University and Funding Agency pressure. Rather than fighting futilely against this
inexorable trend, ACM should be a leader in developing Open Access policies that
still allow ACM to support itself.
Regarding the episode this year where ACM attempted to prohibit link compilations
that pointed to PDFs hosted on author sites: I do not believe that ACM had any valid
legal justification for that action, and further I believe that the action was
contrary to member interests. I'd like ACM's internal policies to be revised so
that similar incidents to not occur in the future.
- I've experienced this problem firsthand in the past where I was told that using my
own images would require permission from ACM and payment of a small fee. There
would also be required language to accompany the image that gave ACM credit rather
than to my students and myself. I don't think ACM has any reasonable interest in
owning included media, such as images or video. The creators of that content should
retain ownership and merely grant ACM wide permissions to use the included content
as part of the primary publication. This is already the policy for third-party
images and I don't see any reason that it should not apply to author-created images
as well. I'd also would like a retroactive grant of unrestricted permissions for
authors to use any of their images that have already been transferred to ACM
- Jacki Morie:
- I am generally in favor of open access to scholarly documents. I applaud the
mandate to have publicly funded research from NIH in the open PubMed system, and
believe that ALL government funded research should be dispersed freely. That being
said, I think that not all research is government funded, and that much of the
access to such research is not for scholarly purposes. I would be in favor of
looking at a hybrid system that allows revenues to be collected in some instances
(for commercial use, e.g) and also sets rates at a reasonable rate. This is a non-
trivial issue and needs a great deal of study and input to come up with a system
that is fair for all. Publishers may have a reasonable expectation to gain some
revenues on their activities, but authors also should be given some opportunity.
The arrival of digital repositories and online publishers is a game changer, and
we need to find the correct rules to play this new game fairly.
- I am in favor of a non-exclusive copyright transfer to ACM or any publisher.
I would be willing to serve on any committee investigating a more equitable
solution for the 21st Century that benefits all.
- Turner Whitted:
For 30 years I've been telling people "You have my permission
to reprint this image, but you're going to have to get
permission from ACM as well." That's only mildly irritating,
especially when you consider that the only reason anyone
wants to reuse my work is because ACM published it in the
first place. The more bothersome irritant is trying to get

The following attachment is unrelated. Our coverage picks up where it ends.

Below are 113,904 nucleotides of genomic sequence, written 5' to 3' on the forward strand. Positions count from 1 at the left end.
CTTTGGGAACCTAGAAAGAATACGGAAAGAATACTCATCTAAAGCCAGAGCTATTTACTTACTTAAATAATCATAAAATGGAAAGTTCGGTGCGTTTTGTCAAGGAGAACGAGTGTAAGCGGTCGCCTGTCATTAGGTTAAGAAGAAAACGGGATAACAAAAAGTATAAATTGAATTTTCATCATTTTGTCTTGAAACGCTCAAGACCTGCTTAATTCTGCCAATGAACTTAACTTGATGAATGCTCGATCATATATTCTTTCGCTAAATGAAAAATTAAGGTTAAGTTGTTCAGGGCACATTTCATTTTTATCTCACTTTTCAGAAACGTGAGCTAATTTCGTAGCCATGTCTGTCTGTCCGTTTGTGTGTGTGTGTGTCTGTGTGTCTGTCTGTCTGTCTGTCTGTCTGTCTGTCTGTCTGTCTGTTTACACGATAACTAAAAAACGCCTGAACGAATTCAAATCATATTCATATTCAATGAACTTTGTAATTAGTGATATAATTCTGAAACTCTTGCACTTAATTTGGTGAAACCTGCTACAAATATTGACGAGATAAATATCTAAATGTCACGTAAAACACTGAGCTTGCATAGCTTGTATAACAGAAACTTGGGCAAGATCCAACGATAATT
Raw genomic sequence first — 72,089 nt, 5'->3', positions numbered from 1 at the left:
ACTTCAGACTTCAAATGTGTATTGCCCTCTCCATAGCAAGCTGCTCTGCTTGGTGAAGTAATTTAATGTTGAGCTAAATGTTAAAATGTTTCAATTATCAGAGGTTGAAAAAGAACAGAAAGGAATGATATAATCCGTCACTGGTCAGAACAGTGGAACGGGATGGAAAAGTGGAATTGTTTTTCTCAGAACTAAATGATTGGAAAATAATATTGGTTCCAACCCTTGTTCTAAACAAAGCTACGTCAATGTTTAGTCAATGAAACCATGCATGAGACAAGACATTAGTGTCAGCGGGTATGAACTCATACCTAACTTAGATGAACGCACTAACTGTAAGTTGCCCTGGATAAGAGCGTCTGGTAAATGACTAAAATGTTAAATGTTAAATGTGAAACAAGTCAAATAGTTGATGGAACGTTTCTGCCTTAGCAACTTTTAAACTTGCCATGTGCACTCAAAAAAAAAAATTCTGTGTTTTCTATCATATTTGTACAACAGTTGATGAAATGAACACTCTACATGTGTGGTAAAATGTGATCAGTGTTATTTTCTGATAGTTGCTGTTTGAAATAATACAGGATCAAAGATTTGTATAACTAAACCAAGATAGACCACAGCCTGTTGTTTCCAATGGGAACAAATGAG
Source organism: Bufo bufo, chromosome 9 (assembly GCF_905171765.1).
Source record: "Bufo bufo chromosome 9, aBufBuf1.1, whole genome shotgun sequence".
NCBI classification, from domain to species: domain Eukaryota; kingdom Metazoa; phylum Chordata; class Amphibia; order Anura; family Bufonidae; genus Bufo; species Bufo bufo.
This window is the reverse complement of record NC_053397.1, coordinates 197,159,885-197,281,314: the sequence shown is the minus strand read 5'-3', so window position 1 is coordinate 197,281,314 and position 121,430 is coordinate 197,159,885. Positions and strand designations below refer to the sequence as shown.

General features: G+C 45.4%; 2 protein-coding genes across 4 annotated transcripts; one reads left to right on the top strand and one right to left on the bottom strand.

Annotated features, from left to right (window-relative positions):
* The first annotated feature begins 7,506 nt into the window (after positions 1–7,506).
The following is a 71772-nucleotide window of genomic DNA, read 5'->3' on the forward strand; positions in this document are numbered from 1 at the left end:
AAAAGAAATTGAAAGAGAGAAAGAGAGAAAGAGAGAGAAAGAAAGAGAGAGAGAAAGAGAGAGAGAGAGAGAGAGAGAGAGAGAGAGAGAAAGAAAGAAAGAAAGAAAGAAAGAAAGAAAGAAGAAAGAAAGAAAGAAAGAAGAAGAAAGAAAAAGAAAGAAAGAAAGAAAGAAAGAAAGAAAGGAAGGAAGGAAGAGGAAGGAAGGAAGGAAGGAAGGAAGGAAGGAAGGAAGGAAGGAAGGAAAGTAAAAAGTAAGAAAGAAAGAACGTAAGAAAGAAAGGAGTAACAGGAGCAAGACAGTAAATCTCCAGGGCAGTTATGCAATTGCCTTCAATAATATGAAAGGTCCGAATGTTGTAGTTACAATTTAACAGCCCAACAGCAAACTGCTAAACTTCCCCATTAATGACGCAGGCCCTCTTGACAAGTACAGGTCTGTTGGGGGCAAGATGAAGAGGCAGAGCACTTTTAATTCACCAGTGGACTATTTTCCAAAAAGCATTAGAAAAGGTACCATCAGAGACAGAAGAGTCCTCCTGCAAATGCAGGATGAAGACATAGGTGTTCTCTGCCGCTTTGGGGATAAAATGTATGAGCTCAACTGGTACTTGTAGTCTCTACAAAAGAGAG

access to a paper that isn't readily available. However, I've
also spent a few uncomfortable meetings on an IEEE editorial
board wondering how we were going to fund electronic
distribution of publications. This isn't just an ACM problem;
it is an issue that extends across the entire technical
So there are two sides to this problem, but it's not "us"
versus "them." We are the ACM and it's up to us to come up
with a distribution mechanism that provides ready access
without threatening the existence of the organization.
I guess the easy answer to your question is to endorse the
Open Access proposal. But let's get past the easy answer and
ask how we can find a workable solution that will serve us
and our professional society and become a model for other
organizations. This is going to take work not only to
analyze the financial or legal impact of a change in policy
but to find out what changes in policy will be acceptable to
ACM as a whole and not just to SIGGRAPH.
I just today had a chance to look at the responses from the
SIGGRAPH director at large candidates as well as the ACM
council candidates. They have obviously put a lot of thought
into this issue and almost everyone recognizes the
difficulty of the addressing both sides of the problem.
That is encouraging and leads me to believe that this
question is going to receive attention, but the problem is
going to require involvement from the membership as a whole.
We're going to have to be prepared to enlist wider involvement
and perhaps settle, in the short term, for incomplete
solutions as we look for the modern definition of
- Brian Wyvill:
- I am very much in favour of open access. I would certainly argue for
this with ACM. Most academics enjoy access via their library but financial
pressures are affecting library budgets and these links are threatened.
There are a number of copyright issues surrounding this but it is such an
important issue to the whole community (industry and academia) it is worth
investing some time to explore the options with ACM. There is also the
Eurographics digital library. SIGGRAPH enjoys a special relationship with EG
and as I am also on the EC of Eurographics I would like to explore improved
access to this library in future negotiations.
- The transfer of copyright seems to be an old fashioned idea and I am
in favour of re-negotiating this policy. A limited licence is a better way
to approach this issue allowing authors to retain their rights but giving some
form of limited permissions to ACM.